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Date of Award
Dissertation - NSU Access Only
Doctor of Philosophy in Computer Information Systems (DCIS)
Graduate School of Computer and Information Sciences
William L. Hafner
There is much on-going effort to develop new methods for paring down complexity in decision support models (DSM). Many of these methods are so intricate and prone to bias introduction that they are rarely used. The first part of this work developed, tested, and evaluated a new methodology called Knockout (KO) for pruning unnecessary complexity from a Testbed DSM. Complexity is defined as the number of semantic nodes in the DSM. Unnecessary complexity is the maximum quantity of complexity that can be pruned without violating the requisite DSM fidelity. KO identifies all of the semantic nodes that make up the DSM, and determines their individual semantic contribution to DSM fidelity in a manner that avoids bias introduction. The node of least semantic significance to DSM fidelity is always pruned first. KO is shown to efficiently prune complexity from a Testbed DSM, pruning complexity by 36% while reducing fidelity by only 1%. Thus, the first result of this work is a new methodology to enable organizations to trade DSM fidelity for a reduction in DSM complexity.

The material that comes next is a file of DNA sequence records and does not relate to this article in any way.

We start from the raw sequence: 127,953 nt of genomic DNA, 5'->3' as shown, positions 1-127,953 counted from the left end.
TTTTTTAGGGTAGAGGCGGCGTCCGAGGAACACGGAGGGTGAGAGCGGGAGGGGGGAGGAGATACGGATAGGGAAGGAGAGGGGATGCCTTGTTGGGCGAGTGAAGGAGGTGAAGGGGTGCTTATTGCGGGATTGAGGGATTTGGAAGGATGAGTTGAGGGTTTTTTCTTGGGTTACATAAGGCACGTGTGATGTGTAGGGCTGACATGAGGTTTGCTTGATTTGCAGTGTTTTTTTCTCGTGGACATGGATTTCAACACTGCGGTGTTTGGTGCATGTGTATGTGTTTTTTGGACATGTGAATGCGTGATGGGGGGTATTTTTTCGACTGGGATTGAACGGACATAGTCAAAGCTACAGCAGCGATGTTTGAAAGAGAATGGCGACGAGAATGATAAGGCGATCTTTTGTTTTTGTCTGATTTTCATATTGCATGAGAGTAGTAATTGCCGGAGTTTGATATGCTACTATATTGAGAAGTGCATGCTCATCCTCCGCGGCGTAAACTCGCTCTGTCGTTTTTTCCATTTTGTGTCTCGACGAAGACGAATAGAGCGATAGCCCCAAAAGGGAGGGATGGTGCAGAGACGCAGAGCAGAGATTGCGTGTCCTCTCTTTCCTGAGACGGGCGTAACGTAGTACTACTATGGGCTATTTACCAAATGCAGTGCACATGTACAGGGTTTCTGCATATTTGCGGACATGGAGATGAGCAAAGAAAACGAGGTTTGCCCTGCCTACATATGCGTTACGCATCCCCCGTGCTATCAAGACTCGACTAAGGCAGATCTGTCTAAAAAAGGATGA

The second part of this work used KO to investigate the ratio of information nodes (parameters) to knowledge nodes (functions) as the complexity of a Testbed DSM was pruned. The a priori expectation was that this work would support one of two learning models in the literature: (1) the bottom-up model known as the Wisdom Hierarchy in which information is accumulated prior to the mental construction of knowledge, or (2) the top-down model known as the Reverse Knowledge Hierarchy in which knowledge is accumulated prior to the mental construction of information. But this work found that the baseline Testbed DSM (the full DSM prior to pruning) has nearly an equal number of information and knowledge nodes (188 to 191), and the ratio of information-to-knowledge remained within a few percent of unity as the DSM's complexity was decreased by successive pruning of the least-semantically-significant node. Thus, the second result of this work is a new model of human goal-driven learning in which information and knowledge accumulate simultaneously and contribute equally to model fidelity and complexity.
Scott Alan Carpenter. 2008. New Methodology for Measuring Information, Knowledge, and Understanding versus Complexity in Hierarchical Decision Support Models. Doctoral dissertation. Nova Southeastern University. Retrieved from NSUWorks, Graduate School of Computer and Information Sciences. (113)